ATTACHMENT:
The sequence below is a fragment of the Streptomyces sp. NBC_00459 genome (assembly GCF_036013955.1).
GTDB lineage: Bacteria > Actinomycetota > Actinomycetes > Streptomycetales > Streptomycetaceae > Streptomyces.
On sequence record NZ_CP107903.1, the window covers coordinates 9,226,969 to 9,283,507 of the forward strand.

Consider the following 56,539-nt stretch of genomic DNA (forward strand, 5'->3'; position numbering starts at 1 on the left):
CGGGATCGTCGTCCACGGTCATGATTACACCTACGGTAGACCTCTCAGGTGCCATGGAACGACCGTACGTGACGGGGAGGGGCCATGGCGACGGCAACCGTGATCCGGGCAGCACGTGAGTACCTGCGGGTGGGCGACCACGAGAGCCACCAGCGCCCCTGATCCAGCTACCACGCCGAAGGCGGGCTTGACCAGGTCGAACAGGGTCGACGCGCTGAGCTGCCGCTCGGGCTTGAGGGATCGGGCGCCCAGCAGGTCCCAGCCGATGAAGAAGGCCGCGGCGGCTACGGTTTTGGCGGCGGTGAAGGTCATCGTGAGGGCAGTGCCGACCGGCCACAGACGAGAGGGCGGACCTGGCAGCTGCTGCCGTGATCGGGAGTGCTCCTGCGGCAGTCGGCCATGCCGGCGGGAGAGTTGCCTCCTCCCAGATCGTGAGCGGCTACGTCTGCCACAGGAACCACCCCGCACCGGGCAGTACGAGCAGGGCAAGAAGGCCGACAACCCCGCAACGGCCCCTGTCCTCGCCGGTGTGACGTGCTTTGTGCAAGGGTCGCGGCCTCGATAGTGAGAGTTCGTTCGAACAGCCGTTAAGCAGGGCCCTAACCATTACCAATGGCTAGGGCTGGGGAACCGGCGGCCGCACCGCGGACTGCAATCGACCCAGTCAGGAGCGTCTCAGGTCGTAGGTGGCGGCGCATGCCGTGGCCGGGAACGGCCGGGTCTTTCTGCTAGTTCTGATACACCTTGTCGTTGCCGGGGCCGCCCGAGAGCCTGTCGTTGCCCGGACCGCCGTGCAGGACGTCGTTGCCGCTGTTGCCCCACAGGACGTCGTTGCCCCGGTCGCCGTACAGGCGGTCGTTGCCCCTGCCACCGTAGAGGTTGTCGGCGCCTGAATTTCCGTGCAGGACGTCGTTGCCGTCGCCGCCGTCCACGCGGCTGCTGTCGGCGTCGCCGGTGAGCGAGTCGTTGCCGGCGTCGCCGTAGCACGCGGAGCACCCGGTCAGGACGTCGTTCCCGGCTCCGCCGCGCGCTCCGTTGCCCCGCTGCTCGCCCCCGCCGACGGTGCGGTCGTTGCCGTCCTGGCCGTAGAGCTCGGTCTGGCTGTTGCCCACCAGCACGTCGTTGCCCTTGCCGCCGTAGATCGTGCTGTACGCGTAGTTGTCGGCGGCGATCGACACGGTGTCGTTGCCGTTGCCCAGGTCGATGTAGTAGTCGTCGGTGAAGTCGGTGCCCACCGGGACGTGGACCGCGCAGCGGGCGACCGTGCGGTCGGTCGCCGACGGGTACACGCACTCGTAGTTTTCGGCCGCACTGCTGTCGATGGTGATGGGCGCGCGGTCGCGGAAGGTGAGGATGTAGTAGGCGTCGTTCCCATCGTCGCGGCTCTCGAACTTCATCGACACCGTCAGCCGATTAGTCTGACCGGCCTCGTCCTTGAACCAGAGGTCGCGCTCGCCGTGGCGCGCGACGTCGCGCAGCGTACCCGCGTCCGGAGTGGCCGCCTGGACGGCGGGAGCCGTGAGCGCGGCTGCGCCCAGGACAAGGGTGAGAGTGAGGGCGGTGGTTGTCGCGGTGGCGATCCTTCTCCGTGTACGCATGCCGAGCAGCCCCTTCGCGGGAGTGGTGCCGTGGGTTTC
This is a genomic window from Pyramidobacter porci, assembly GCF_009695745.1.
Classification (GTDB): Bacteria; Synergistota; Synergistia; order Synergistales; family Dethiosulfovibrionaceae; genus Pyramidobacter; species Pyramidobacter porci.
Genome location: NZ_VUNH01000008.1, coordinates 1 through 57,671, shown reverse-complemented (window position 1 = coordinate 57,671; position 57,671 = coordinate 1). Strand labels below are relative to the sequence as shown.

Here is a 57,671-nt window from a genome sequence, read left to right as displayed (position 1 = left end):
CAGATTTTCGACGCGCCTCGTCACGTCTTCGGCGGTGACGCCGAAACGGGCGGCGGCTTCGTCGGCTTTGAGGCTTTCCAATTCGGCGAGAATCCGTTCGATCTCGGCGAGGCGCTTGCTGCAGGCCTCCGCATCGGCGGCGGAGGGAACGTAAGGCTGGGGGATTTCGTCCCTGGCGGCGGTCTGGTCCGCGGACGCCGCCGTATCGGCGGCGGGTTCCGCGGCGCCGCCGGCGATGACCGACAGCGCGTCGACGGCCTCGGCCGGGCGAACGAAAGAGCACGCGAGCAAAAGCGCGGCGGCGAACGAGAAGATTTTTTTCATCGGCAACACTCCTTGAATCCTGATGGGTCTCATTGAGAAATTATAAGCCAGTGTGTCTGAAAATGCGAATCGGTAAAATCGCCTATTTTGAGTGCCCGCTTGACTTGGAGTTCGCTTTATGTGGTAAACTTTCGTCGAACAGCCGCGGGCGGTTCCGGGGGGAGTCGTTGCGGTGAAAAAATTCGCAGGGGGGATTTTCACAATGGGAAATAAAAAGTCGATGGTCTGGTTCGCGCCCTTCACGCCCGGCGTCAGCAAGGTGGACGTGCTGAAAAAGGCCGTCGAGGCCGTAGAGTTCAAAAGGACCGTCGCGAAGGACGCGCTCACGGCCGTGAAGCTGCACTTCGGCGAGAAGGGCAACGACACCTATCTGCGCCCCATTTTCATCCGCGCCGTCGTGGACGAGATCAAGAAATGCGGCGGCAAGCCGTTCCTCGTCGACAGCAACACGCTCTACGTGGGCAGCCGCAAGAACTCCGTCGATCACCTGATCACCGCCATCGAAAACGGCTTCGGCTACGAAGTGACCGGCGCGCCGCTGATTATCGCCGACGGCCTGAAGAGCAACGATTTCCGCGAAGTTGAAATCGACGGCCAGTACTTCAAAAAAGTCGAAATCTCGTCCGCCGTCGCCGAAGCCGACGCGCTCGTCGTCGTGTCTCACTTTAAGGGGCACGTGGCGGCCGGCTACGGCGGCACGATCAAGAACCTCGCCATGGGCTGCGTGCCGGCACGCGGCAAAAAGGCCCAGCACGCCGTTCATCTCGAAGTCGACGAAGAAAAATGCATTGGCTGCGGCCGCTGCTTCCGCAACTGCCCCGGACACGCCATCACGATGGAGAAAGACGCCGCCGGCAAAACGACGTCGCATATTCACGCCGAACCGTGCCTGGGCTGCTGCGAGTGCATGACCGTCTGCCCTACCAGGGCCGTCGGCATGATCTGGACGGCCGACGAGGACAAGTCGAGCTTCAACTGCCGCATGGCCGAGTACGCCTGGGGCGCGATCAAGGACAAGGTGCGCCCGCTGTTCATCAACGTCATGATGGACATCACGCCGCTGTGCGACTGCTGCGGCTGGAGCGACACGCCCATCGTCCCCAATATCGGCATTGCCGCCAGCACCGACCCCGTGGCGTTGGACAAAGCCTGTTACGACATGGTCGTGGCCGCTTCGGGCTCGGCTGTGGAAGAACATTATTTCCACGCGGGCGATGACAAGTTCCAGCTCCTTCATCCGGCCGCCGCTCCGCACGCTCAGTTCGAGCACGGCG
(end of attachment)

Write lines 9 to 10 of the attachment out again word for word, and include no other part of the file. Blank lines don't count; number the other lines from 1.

Here is a 57,671-nt window from a genome sequence, read left to right as displayed (position 1 = left end):
CAGATTTTCGACGCGCCTCGTCACGTCTTCGGCGGTGACGCCGAAACGGGCGGCGGCTTCGTCGGCTTTGAGGCTTTCCAATTCGGCGAGAATCCGTTCGATCTCGGCGAGGCGCTTGCTGCAGGCCTCCGCATCGGCGGCGGAGGGAACGTAAGGCTGGGGGATTTCGTCCCTGGCGGCGGTCTGGTCCGCGGACGCCGCCGTATCGGCGGCGGGTTCCGCGGCGCCGCCGGCGATGACCGACAGCGCGTCGACGGCCTCGGCCGGGCGAACGAAAGAGCACGCGAGCAAAAGCGCGGCGGCGAACGAGAAGATTTTTTTCATCGGCAACACTCCTTGAATCCTGATGGGTCTCATTGAGAAATTATAAGCCAGTGTGTCTGAAAATGCGAATCGGTAAAATCGCCTATTTTGAGTGCCCGCTTGACTTGGAGTTCGCTTTATGTGGTAAACTTTCGTCGAACAGCCGCGGGCGGTTCCGGGGGGAGTCGTTGCGGTGAAAAAATTCGCAGGGGGGATTTTCACAATGGGAAATAAAAAGTCGATGGTCTGGTTCGCGCCCTTCACGCCCGGCGTCAGCAAGGTGGACGTGCTGAAAAAGGCCGTCGAGGCCGTAGAGTTCAAAAGGACCGTCGCGAAGGACGCGCTCACGGCCGTGAAGCTGCACTTCGGCGAGAAGGGCAACGACACCTATCTGCGCCCCATTTTCATCCGCGCCGTCGTGGACGAGATCAAGAAATGCGGCGGCAAGCCGTTCCTCGTCGACAGCAACACGCTCTACGTGGGCAGCCGCAAGAACTCCGTCGATCACCTGATCACCGCCATCGAAAACGGCTTCGGCTACGAAGTGACCGGCGCGCCGCTGATTATCGCCGACGGCCTGAAGAGCAACGATTTCCGCGAAGTTGAAATCGACGGCCAGTACTTCAAAAAAGTCGAAATCTCGTCCGCCGTCGCCGAAGCCGACGCGCTCGTCGTCGTGTCTCACTTTAAGGGGCACGTGGCGGCCGGCTACGGCGGCACGATCAAGAACCTCGCCATGGGCTGCGTGCCGGCACGCGGCAAAAAGGCCCAGCACGCCGTTCATCTCGAAGTCGACGAAGAAAAATGCATTGGCTGCGGCCGCTGCTTCCGCAACTGCCCCGGACACGCCATCACGATGGAGAAAGACGCCGCCGGCAAAACGACGTCGCATATTCACGCCGAACCGTGCCTGGGCTGCTGCGAGTGCATGACCGTCTGCCCTACCAGGGCCGTCGGCATGATCTGGACGGCCGACGAGGACAAGTCGAGCTTCAACTGCCGCATGGCCGAGTACGCCTGGGGCGCGATCAAGGACAAGGTGCGCCCGCTGTTCATCAACGTCATGATGGACATCACGCCGCTGTGCGACTGCTGCGGCTGGAGCGACACGCCCATCGTCCCCAATATCGGCATTGCCGCCAGCACCGACCCCGTGGCGTTGGACAAAGCCTGTTACGACATGGTCGTGGCCGCTTCGGGCTCGGCTGTGGAAGAACATTATTTCCACGCGGGCGATGACAAGTTCCAGCTCCTTCATCCGGCCGCCGCTCCGCACGCTCAGTTCGAGCACGGCG